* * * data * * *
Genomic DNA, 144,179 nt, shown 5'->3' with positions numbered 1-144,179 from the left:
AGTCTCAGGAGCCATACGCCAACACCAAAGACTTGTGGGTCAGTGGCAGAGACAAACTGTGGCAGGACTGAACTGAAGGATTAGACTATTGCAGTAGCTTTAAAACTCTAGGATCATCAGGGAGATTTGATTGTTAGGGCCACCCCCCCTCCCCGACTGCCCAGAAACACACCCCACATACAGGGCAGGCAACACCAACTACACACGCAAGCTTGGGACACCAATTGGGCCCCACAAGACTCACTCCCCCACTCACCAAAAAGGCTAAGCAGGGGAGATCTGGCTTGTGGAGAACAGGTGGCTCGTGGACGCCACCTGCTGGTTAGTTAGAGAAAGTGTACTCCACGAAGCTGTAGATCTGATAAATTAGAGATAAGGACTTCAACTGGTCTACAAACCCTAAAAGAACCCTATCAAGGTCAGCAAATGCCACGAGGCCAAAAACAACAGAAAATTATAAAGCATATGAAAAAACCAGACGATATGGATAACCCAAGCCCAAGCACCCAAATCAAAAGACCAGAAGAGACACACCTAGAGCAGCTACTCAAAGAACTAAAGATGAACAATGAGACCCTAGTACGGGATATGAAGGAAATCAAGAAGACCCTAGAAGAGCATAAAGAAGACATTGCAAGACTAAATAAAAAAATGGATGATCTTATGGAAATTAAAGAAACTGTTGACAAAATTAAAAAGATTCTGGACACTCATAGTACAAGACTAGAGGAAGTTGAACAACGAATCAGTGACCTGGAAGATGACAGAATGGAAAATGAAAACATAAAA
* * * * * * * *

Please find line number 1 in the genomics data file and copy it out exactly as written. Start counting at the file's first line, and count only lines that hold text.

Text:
Genomic DNA, 144,179 nt, shown 5'->3' with positions numbered 1-144,179 from the left: